Even when battered and bruise, Clay still has some moves, as he took an inside run on 4-1 from his own 21 and bounced it outside for 10 yards when the left side of the offensive line was clogged. Clay finished with 12 carries for 62 yards and looks prepared, should he lose a couple pounds, to have a solid 2009 season.
Zach Brown is quicker than he was last season, and more patient in the backfield. On a handoff from Phillips, Brown waiting a stutter step to see the hole develop and burst through for a lengthy gain; a play that easily could have been a touchdown if it wasn't for a shoe-string tackle by Shane Carter.
Brown's numbers (14 carries, 110 yards, one touchdown) show that he has answered his coach's challenge to get back into form.
"I really Zach," Bielema said. "He's physical, he's strong, he's into it. I know that everybody wants to focus on John clay, but I think Zach brings some durability to the position. I like the way he's able to play on zone plays (and) he's able to bounce some things."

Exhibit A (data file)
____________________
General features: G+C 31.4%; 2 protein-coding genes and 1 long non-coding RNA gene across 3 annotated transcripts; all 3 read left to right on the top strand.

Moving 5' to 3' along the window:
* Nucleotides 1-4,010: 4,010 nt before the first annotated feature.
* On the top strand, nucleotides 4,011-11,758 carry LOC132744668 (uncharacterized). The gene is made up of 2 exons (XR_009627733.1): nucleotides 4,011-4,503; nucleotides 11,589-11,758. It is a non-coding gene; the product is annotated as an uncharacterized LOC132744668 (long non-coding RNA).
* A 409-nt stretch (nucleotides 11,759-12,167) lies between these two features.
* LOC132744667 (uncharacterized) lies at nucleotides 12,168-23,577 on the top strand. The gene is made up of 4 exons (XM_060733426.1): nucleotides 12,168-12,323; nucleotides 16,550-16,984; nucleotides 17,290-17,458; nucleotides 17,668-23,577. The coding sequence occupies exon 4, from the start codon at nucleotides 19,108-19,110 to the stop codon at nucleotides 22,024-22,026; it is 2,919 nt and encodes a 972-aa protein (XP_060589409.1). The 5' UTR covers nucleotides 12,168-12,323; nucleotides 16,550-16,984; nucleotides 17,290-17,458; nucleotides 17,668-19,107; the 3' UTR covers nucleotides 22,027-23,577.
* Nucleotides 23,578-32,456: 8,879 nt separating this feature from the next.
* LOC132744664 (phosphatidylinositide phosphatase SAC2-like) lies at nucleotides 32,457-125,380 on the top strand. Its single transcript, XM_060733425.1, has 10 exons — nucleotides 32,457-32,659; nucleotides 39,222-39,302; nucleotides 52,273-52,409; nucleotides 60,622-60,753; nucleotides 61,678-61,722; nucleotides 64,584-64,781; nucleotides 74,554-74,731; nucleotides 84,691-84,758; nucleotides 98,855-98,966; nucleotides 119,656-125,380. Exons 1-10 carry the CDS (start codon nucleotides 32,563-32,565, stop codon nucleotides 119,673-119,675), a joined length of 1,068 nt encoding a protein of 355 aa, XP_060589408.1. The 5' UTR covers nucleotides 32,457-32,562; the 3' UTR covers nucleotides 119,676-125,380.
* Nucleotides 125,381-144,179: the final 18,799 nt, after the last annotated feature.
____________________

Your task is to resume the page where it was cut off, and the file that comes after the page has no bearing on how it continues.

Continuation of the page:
Freshman Erik Smith was corralled much of the day until late in the fourth quarter, when he was able to showcase his lightening speed by taking a handoff on a sweep to the right and simply out ran the entire front seven. Marcus Cromartie eventually caught up to him and managed to push the redshirt freshman out after an 18-yard gain.
Smith had a monster spring and an outstanding spring game, carrying the ball eight times for 66 yards. Smith is the missing link for the Badgers – a shifty running back with a burst of speed that can instantly change the game.
"Erik Smith, he has a little sliver of room, he can get through there and he has a big burst," Bielema said. "I really like what Erik brings."
In fact, each running back brings something different to the table for the Badgers, a fact that will make Wisconsin's running game much better than a season before.
Projected Depth Chart
1) John Clay, Sophomore
2) Zach Brown, Junior
3) Erik Smith, Freshman
Wide Receivers and Tight Ends